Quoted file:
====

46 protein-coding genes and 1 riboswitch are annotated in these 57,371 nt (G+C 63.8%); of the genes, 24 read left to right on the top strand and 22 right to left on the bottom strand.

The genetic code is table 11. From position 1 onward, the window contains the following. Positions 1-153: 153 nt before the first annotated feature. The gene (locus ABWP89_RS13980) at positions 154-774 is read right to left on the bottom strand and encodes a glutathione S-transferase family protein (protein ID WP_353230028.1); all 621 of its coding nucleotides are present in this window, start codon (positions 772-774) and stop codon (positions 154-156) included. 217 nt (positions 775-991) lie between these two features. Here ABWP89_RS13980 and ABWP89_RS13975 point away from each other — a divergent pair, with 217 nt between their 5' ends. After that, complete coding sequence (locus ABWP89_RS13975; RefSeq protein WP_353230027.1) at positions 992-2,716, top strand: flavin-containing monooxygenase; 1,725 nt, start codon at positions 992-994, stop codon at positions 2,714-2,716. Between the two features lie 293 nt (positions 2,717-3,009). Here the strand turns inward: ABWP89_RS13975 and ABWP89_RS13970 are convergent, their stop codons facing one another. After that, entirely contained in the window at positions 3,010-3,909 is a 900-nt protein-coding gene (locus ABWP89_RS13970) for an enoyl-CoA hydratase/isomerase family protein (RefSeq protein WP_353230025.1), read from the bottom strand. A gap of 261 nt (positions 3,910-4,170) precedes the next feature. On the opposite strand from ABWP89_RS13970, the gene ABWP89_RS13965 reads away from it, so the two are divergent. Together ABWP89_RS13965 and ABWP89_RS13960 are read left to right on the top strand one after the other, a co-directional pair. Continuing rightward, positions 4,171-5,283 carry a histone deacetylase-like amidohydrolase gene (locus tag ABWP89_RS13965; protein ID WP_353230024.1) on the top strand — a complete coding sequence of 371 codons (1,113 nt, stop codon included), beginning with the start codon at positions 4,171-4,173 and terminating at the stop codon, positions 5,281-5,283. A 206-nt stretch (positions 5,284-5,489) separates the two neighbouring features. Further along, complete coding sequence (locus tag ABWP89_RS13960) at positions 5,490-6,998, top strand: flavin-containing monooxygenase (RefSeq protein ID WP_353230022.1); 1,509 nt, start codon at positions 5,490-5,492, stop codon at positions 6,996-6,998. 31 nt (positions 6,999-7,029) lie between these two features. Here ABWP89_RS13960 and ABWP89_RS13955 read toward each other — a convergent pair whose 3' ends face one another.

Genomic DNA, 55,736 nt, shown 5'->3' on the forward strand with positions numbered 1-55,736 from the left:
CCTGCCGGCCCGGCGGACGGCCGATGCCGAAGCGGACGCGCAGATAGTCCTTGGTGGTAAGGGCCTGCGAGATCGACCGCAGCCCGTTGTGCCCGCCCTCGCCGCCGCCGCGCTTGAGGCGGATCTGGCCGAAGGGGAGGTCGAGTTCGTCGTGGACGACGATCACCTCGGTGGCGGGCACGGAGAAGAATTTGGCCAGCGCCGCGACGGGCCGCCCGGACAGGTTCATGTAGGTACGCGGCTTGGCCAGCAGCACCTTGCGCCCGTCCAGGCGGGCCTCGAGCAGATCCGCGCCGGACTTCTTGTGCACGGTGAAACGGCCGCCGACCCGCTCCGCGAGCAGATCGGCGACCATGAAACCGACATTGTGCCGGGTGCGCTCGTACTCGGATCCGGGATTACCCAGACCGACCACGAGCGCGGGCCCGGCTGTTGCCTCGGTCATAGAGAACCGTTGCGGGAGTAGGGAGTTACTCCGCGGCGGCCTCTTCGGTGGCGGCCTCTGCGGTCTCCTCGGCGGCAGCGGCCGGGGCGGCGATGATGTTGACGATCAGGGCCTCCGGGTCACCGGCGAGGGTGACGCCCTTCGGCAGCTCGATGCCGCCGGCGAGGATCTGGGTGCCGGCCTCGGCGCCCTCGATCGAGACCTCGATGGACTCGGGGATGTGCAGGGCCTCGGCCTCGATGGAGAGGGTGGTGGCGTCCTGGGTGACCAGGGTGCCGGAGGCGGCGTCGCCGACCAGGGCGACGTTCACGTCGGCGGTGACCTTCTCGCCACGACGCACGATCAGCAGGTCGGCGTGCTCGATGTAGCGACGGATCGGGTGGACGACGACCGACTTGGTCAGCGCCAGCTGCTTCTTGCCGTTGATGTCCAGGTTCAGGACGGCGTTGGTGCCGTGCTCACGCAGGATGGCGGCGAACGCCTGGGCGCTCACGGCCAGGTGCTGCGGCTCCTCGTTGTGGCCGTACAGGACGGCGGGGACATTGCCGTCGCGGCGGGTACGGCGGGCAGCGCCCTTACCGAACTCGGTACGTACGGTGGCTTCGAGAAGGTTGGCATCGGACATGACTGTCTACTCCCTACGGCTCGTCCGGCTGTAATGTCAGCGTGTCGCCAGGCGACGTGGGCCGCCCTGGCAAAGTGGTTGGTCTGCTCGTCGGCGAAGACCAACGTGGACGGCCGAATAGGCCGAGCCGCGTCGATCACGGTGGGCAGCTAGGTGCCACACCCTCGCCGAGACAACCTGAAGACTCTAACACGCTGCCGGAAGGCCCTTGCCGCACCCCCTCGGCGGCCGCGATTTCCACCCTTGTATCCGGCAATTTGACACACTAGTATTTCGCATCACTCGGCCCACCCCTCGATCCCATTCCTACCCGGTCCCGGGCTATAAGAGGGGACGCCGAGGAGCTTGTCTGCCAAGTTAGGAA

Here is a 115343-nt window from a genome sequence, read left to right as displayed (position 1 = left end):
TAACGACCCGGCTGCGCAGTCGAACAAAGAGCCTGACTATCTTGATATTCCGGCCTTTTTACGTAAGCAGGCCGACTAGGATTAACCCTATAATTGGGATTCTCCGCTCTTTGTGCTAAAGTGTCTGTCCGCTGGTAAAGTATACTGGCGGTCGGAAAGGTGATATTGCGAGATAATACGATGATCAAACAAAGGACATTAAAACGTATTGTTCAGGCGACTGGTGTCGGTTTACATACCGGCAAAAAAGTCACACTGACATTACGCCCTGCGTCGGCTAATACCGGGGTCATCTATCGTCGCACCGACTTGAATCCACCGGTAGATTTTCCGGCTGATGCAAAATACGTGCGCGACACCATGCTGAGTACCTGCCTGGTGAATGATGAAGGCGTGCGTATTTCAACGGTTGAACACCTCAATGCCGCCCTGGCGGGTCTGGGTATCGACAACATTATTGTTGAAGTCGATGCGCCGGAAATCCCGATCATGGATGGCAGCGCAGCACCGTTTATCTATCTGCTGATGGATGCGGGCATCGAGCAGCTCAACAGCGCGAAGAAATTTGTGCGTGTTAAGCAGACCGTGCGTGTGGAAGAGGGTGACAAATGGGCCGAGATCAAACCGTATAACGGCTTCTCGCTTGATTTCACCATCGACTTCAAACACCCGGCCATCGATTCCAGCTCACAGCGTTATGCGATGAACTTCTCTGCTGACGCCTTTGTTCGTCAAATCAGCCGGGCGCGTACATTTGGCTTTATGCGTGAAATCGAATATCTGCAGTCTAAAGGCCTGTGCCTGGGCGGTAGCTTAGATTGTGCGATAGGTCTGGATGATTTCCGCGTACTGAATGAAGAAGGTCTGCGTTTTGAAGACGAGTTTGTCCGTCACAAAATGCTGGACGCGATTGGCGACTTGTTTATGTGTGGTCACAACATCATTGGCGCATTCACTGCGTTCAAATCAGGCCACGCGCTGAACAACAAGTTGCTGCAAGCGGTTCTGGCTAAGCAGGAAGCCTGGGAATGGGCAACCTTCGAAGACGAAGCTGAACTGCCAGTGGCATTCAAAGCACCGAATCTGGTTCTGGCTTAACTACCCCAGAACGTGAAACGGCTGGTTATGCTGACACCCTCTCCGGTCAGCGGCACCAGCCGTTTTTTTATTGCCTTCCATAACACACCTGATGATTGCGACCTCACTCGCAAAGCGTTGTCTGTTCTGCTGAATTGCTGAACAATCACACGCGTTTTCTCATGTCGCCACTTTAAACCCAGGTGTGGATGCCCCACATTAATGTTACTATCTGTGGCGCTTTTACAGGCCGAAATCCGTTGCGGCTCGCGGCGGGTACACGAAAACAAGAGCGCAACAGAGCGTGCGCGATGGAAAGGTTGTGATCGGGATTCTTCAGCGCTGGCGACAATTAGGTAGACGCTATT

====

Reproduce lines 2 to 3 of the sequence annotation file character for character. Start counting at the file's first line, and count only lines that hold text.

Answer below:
The genetic code is table 11. From position 1 onward, the window contains the following. Positions 1-153: 153 nt before the first annotated feature. The gene (locus ABWP89_RS13980) at positions 154-774 is read right to left on the bottom strand and encodes a glutathione S-transferase family protein (protein ID WP_353230028.1); all 621 of its coding nucleotides are present in this window, start codon (positions 772-774) and stop codon (positions 154-156) included. 217 nt (positions 775-991) lie between these two features. Here ABWP89_RS13980 and ABWP89_RS13975 point away from each other — a divergent pair, with 217 nt between their 5' ends. After that, complete coding sequence (locus ABWP89_RS13975; RefSeq protein WP_353230027.1) at positions 992-2,716, top strand: flavin-containing monooxygenase; 1,725 nt, start codon at positions 992-994, stop codon at positions 2,714-2,716. Between the two features lie 293 nt (positions 2,717-3,009). Here the strand turns inward: ABWP89_RS13975 and ABWP89_RS13970 are convergent, their stop codons facing one another. After that, entirely contained in the window at positions 3,010-3,909 is a 900-nt protein-coding gene (locus ABWP89_RS13970) for an enoyl-CoA hydratase/isomerase family protein (RefSeq protein WP_353230025.1), read from the bottom strand. A gap of 261 nt (positions 3,910-4,170) precedes the next feature. On the opposite strand from ABWP89_RS13970, the gene ABWP89_RS13965 reads away from it, so the two are divergent. Together ABWP89_RS13965 and ABWP89_RS13960 are read left to right on the top strand one after the other, a co-directional pair. Continuing rightward, positions 4,171-5,283 carry a histone deacetylase-like amidohydrolase gene (locus tag ABWP89_RS13965; protein ID WP_353230024.1) on the top strand — a complete coding sequence of 371 codons (1,113 nt, stop codon included), beginning with the start codon at positions 4,171-4,173 and terminating at the stop codon, positions 5,281-5,283. A 206-nt stretch (positions 5,284-5,489) separates the two neighbouring features. Further along, complete coding sequence (locus tag ABWP89_RS13960) at positions 5,490-6,998, top strand: flavin-containing monooxygenase (RefSeq protein ID WP_353230022.1); 1,509 nt, start codon at positions 5,490-5,492, stop codon at positions 6,996-6,998. 31 nt (positions 6,999-7,029) lie between these two features. Here ABWP89_RS13960 and ABWP89_RS13955 read toward each other — a convergent pair whose 3' ends face one another.

Genomic DNA, 55,736 nt, shown 5'->3' on the forward strand with positions numbered 1-55,736 from the left: